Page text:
About Lindsey

Lindsey Pointer cover photoI have been working in the restorative practices field since 2012 when I first read Howard Zehr’s The Little Book of Restorative Justice. I fell instantly in love with the simple and powerful philosophy of restorative justice. I remember thinking, “This is an idea that could change the world in so many beautiful ways!” I knew right away that I needed to be part of the restorative movement.

I started working in the criminal justice sphere with an organization called Longmont Community Justice Partnership (LCJP) in Colorado. I managed the Community Restorative Justice Program, which offers the opportunity to fully resolve criminal cases outside of the conventional justice system. I worked alongside police officers and community volunteers to make the restorative justice process available to juveniles and adults. I also worked with local high schools to implement restorative justice for student misconduct and to build a more connected and caring school community.

I left LCJP in 2015 when I received a Fulbright Fellowship to study restorative justice in New Zealand. New Zealand is widely considered the leader in restorative justice implementation, both in the criminal justice system and in schools, so it was an incredible opportunity to study restorative justice there.

After the culmination of my Fulbright Fellowship, I decided to stay in New Zealand to complete a PhD in Restorative Justice at Victoria University of Wellington with support from a Rotary Global Grant. My research investigated how restorative practices work to transform communities. I graduated with my PhD in December 2019.

While I was at Victoria University of Wellington, I spearheaded the effort to design and implement the Restorative University model at VUW. This initiative involved both reactive and proactive components. Reactively, we established restorative justice as the first-choice response for all student and staff misconduct. This involved changes to university policy and forming, training, and coaching a team of restorative justice facilitators on campus who could lead processes.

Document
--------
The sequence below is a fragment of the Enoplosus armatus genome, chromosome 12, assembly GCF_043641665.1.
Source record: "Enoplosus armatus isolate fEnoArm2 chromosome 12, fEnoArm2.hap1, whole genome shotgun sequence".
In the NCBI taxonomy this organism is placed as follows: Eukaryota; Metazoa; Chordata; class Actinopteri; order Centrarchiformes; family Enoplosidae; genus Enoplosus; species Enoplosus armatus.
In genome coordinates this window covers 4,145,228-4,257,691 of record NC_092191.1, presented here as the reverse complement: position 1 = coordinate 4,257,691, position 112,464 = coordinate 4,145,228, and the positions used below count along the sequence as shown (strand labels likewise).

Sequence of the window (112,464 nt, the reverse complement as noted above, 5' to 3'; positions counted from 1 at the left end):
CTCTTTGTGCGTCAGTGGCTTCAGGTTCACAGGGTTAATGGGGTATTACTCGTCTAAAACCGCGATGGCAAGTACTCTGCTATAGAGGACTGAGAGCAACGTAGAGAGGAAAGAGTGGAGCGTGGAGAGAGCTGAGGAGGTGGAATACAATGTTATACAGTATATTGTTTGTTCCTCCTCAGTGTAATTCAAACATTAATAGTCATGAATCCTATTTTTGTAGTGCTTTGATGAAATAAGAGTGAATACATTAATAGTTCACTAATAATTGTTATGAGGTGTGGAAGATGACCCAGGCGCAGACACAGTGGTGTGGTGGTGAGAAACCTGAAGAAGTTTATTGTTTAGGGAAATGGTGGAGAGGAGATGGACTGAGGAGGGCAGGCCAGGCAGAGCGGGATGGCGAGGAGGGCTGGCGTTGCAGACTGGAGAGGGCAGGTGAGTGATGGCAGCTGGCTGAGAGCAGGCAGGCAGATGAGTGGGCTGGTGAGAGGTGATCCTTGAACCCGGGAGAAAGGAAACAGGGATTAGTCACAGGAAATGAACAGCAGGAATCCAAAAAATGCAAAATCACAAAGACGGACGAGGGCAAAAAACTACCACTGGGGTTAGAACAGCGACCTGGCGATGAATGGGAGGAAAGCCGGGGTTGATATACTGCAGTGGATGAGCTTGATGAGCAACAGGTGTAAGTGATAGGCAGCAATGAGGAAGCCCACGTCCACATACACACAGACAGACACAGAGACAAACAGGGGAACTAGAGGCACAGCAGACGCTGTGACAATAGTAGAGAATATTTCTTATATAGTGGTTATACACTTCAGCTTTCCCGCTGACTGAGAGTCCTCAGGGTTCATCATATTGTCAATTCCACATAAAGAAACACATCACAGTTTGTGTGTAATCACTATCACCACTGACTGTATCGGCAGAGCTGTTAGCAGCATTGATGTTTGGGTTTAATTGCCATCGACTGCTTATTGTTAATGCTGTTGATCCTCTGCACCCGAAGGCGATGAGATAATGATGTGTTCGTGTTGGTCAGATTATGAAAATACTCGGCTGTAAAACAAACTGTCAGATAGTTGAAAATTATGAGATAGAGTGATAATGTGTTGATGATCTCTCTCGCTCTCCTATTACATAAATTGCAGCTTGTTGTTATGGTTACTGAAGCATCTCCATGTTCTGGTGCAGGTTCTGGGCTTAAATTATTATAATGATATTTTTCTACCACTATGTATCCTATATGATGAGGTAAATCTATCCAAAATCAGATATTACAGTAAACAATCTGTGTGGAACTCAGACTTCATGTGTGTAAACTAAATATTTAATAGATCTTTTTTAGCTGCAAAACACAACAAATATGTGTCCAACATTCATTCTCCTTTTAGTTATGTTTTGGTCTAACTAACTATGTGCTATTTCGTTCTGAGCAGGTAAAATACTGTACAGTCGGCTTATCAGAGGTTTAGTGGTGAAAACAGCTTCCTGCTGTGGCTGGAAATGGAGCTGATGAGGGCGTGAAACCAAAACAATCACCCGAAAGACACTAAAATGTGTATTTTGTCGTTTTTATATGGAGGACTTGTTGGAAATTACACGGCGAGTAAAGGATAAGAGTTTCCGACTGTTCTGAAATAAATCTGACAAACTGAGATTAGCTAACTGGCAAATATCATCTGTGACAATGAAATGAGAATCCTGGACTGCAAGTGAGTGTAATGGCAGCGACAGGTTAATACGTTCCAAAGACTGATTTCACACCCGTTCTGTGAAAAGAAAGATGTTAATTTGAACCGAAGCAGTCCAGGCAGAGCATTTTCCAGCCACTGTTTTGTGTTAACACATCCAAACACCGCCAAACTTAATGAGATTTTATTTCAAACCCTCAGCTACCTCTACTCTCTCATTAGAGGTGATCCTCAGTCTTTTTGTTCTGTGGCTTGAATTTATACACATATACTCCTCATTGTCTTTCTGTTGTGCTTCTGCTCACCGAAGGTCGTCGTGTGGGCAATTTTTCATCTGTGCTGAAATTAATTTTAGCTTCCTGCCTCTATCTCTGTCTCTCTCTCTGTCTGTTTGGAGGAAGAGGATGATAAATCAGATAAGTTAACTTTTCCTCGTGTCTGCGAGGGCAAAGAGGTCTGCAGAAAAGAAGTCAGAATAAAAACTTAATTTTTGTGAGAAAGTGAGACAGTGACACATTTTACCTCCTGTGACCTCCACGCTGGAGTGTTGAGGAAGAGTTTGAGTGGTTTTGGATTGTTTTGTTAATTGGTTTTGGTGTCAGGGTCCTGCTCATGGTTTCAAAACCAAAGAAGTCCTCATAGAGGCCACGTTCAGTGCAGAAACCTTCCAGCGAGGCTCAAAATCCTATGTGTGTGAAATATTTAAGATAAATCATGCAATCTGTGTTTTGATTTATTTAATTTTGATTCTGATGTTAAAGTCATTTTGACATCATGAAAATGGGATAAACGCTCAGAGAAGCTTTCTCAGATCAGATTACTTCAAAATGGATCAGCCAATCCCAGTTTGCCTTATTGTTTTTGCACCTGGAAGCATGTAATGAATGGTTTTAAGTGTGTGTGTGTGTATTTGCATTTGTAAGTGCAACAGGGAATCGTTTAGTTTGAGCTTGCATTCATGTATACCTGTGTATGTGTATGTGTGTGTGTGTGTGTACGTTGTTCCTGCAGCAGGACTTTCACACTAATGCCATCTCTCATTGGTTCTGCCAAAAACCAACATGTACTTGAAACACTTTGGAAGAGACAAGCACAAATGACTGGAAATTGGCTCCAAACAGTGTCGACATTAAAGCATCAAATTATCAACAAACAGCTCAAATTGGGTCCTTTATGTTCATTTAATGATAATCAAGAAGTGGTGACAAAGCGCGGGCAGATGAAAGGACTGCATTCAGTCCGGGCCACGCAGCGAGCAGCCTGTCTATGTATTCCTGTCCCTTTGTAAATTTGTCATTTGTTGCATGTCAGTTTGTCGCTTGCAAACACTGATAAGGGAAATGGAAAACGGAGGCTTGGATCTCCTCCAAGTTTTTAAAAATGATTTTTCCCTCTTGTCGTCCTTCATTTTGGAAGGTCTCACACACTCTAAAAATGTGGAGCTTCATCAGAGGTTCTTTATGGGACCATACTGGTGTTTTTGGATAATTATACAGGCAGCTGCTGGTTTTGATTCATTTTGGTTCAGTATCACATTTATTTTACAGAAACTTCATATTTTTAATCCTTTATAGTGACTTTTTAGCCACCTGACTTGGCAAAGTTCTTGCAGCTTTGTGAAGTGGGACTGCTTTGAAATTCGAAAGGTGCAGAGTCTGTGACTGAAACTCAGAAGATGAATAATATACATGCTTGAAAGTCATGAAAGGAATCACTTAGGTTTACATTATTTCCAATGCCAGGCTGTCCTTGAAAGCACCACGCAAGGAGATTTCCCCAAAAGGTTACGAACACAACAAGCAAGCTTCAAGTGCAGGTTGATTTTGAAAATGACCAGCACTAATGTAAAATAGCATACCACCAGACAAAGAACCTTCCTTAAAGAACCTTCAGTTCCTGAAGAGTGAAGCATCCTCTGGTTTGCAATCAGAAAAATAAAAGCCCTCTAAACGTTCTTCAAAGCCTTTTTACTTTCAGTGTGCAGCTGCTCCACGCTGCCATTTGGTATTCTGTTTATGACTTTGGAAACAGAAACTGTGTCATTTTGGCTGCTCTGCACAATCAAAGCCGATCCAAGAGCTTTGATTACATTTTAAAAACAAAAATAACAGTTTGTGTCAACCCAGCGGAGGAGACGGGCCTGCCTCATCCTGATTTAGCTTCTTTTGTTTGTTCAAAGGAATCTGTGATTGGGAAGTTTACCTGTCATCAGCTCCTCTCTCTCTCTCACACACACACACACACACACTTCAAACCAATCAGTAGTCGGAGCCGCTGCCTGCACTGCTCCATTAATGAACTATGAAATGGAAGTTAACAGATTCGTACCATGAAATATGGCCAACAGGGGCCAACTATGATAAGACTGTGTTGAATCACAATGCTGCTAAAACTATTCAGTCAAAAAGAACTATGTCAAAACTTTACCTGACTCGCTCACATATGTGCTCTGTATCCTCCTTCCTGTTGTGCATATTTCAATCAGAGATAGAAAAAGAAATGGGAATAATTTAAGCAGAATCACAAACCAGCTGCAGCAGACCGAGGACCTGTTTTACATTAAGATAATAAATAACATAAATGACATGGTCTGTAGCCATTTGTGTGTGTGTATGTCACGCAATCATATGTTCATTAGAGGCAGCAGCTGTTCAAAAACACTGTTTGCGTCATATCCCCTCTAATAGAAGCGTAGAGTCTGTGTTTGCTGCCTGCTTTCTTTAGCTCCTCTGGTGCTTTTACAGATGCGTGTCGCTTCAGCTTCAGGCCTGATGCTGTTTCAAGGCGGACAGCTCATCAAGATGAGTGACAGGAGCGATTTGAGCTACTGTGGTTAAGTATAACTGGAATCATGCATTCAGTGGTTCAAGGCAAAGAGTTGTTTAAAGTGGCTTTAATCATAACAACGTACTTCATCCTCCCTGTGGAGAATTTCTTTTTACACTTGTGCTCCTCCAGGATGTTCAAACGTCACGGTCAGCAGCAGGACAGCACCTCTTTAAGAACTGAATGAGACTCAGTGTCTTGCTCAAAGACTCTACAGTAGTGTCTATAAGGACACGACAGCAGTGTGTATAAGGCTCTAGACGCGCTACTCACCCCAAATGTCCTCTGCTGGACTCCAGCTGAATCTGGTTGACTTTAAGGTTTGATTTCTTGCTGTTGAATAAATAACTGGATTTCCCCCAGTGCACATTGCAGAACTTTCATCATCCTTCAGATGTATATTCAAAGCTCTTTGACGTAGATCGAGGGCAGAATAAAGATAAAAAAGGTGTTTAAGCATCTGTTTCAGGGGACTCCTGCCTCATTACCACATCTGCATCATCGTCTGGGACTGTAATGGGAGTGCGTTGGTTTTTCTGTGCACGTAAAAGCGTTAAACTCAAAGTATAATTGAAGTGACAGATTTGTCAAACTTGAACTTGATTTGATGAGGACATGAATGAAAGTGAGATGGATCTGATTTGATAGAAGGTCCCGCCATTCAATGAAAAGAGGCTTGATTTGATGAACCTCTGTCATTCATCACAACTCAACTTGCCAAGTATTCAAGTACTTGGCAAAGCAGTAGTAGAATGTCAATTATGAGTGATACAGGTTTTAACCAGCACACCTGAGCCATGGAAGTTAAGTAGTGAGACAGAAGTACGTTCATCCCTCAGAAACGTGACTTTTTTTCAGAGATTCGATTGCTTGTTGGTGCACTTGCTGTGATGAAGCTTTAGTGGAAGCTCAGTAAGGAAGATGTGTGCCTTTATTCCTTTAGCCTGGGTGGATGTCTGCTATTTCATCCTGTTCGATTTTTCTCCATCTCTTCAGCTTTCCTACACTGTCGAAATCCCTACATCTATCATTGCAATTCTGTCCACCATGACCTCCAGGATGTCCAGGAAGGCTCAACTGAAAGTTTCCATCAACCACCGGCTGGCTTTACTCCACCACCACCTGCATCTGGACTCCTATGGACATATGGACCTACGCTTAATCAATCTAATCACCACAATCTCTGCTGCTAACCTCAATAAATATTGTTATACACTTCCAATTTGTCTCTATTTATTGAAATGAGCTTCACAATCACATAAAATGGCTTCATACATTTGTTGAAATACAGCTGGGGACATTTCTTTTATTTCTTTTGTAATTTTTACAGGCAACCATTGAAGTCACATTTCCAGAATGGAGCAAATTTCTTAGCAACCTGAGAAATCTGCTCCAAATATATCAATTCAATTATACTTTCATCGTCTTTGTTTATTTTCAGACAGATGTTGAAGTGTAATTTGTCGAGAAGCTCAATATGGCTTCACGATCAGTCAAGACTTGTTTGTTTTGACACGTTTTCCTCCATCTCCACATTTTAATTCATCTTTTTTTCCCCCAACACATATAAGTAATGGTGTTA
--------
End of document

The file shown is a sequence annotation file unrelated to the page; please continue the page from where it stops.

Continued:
Proactively, a colleague and I trained all residential advisors (RAs) and their supervisors in the residence halls as well as the leaders of many student clubs to use restorative practices such as the circle and restorative conversations to cultivate more connected and caring communities. The implementation of restorative practices in the dorm communities had a tremendous positive effect, which is documented in my article, “Restorative Practices in Residence Halls at Victoria University of Wellington, New Zealand” (Conflict Resolution Quarterly, 2018). I also received a grant from Quaker Peace and Service Aotearoa New Zealand to design and pilot a restorative approach to preventing sexual harm in universities. The resulting Sustained Restorative Dialogue method received very positive feedback from the student participants and has since been replicated internationally at several other universities. The results of the pilot are presented in my article, “Sustained Restorative Dialogue as a Means of Understanding and Preventing Sexually Harmful Behavior on University Campuses” (Contemporary Justice Review, 2019). Our work at Victoria University of Wellington led to opportunities to train other universities in how to use restorative practices to build, maintain, and repair relationships on campus.